The African Advanced Level Telecommunications Institute (AFRALTI) will be conducting a 10 day course on Regulatory Accounting for Utility Regulations.
Regulatory accounting for utility regulations is an accounting system that demonstrates compliances with transparency, objectivity and non-discrimination obligations. Other compliances include anticompetitive behavior and systematic of disaggregation of costs, revenue, asset and liabilities against defined regulatory Markets and Services. These compliances enable National Regulatory Authorities (NRAs) to regulate diligently and prudently utilities that promotes effective competition and economic efficiency of the country. The compliances also enable Revenue Authorities to collect correctly corporate taxes, because the regulatory accounting system discloses cost information. The cost information is used to calculate the corporate taxes from the net profit. The net profit is revenue less the costs.
Until the late 1980s, most of the governments around the world owned and operated the utilities on monopoly basis such as telecommunications, broadcasting, electricity, gas and water. The state owned monopoly utilities used to prepare and submit the state government audited and consolidated accounts for their business operations. Normally, the audited and consolidated accounts are not transparent and objective; they do not disaggregate the costs, revenues, assets and liabilities against defined regulatory Markets and Services. However, the audited and consolidated accounts worked well during the monopoly era because there was no competition, and the state owned utilities were funded fully by the state government.
In mid-1995, reform of the utilities took place in most of the countries around the world. This reform liberalized markets of the utilities and brought them up to competition. The reform brought more new entrants and entered into the markets. The new entrants increased competition and would like to know the costs of accessing the existing utilities. Knowing the costs for accessing the existing utilities became a big problem due to lack of the regulatory accounting system. The regulatory accounting system for the utility regulations solves the problem of knowing the costs for accessing the existing utilities by the new entrants. However, the liberalized and competitive utilities such as Mobile Network Operators (MNOs) are still preparing and submitting the NRAs and state governments the legacy audited and consolidated accounts, which are subjective. As a result the governments and NRAs continue collecting incorrect amount of the corporate taxes and regulatory dues respectively.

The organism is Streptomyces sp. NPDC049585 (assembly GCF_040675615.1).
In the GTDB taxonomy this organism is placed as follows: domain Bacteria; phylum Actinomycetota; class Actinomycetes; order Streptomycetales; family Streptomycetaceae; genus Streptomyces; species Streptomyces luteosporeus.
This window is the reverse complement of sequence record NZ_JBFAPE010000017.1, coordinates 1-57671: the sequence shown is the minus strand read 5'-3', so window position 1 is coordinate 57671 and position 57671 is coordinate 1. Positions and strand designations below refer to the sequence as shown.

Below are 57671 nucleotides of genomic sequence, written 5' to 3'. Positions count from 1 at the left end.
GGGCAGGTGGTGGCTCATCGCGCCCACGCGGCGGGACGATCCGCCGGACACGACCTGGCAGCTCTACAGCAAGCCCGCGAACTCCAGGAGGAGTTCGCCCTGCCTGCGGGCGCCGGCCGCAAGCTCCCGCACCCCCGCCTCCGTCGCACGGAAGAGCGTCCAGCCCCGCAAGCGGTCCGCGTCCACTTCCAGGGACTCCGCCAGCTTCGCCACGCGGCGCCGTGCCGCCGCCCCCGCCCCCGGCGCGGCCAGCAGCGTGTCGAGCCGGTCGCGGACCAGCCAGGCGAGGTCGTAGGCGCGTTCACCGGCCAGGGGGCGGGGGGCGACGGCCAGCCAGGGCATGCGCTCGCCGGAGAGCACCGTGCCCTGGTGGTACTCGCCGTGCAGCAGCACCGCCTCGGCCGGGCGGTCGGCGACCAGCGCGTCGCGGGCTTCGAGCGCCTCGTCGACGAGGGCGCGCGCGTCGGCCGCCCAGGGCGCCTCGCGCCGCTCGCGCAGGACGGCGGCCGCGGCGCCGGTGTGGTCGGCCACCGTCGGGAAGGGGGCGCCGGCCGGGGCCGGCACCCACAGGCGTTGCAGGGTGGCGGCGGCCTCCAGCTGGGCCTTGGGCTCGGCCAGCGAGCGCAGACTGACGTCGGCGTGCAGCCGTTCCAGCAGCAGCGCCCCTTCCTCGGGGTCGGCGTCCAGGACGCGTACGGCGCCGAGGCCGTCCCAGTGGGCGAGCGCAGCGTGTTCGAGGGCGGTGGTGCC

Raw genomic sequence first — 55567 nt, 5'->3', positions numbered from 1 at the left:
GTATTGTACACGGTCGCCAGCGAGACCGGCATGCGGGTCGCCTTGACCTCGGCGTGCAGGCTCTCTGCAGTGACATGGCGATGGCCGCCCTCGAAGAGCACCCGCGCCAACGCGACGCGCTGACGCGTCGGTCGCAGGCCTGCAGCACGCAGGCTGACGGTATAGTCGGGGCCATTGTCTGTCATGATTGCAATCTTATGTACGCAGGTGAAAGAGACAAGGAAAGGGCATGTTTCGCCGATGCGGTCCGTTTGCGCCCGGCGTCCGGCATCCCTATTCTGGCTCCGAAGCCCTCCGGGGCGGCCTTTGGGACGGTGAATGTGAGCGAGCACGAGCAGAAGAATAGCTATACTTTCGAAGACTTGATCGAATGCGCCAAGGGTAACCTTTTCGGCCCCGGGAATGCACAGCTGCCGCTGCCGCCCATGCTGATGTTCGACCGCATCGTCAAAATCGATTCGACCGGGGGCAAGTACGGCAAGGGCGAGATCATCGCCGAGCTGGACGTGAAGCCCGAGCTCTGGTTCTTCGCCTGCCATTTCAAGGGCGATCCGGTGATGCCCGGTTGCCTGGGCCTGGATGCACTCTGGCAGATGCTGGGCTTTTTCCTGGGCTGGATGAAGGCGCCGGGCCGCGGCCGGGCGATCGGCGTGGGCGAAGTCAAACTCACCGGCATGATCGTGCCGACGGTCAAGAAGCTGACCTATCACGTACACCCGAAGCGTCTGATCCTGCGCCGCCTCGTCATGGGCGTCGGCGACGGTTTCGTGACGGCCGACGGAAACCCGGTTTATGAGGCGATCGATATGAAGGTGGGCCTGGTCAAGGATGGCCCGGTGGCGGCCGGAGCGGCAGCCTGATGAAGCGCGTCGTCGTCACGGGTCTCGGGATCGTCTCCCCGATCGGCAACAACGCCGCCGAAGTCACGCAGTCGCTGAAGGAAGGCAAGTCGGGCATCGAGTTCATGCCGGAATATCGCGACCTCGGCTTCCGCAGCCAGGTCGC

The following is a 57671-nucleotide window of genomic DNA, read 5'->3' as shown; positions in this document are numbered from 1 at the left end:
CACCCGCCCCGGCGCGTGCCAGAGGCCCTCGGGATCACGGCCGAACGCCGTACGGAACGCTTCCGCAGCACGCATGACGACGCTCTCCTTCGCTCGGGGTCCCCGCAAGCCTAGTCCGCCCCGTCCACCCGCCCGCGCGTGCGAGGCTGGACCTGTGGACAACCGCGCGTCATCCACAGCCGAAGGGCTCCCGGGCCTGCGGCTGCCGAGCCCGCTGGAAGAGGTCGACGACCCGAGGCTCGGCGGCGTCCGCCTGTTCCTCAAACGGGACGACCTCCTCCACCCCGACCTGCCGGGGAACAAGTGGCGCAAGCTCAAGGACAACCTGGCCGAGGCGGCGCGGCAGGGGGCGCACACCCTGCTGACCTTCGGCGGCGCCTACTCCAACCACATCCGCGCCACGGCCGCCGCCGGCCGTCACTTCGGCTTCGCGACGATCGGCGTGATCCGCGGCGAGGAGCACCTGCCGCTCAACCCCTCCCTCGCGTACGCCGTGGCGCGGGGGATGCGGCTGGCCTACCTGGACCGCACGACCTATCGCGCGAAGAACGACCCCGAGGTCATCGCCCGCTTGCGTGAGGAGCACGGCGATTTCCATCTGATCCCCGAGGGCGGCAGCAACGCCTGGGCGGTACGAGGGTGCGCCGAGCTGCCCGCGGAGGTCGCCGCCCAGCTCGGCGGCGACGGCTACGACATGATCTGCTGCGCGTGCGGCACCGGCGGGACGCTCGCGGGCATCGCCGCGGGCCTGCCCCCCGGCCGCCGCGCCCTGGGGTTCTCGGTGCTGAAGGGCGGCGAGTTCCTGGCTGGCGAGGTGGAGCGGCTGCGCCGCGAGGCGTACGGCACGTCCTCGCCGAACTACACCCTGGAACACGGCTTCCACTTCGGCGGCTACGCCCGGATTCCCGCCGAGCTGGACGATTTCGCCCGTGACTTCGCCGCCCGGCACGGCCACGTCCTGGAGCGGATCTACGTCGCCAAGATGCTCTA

National Regulatory Authorities; Revenue Authorities; Accountants; Engineers; Economists; Financial Analysts; Ministry of Finance; Ministry of Communications; and other government policy makers.
Basic knowledge of finance, accounting, economics, engineering and utility regulations.
The reform of the utilities in the mid-1995 from a government-led to a private-sector-led one was a new and complex phenomenon that requires deep understanding of concepts of the competition, costing and pricing of the utilities. Unless the governments and regulators understand well the concepts of the reform, it will be difficult for them to regulate diligently and prudently the reformed utilities in terms of the compliances with the transparency, objectivity, non-discrimination obligations, anticompetitive behavior and systematic of disaggregation of the costs, revenue, assets and liabilities against defined regulatory Markets and Services.
At the end of the course, participants will have knowledge of competition and regulatory accounting for the utility regulations, which will help them to prepare and analyze the regulatory accounts. The knowledge for the regulatory accounting for the utility regulations is needed to promote effective competition and economic efficiency of the country.
- Understand well legal and regulatory requirements for the regulatory accounting system;
- Identify, define and analyse markets and services of the utilities;
- Determine Significant Market Power (SMP) utility;
- Understand concepts of accounting separation and cost accounting;
- Get knowledge in preparing Current Cost Accounting (CCA) Financial Statements;
- Get knowledge of accounting cost models; and
- Analyse Top-down and Bottom-up cost models.
The workshop includes presentations by the facilitator, country presentations and interactive sessions.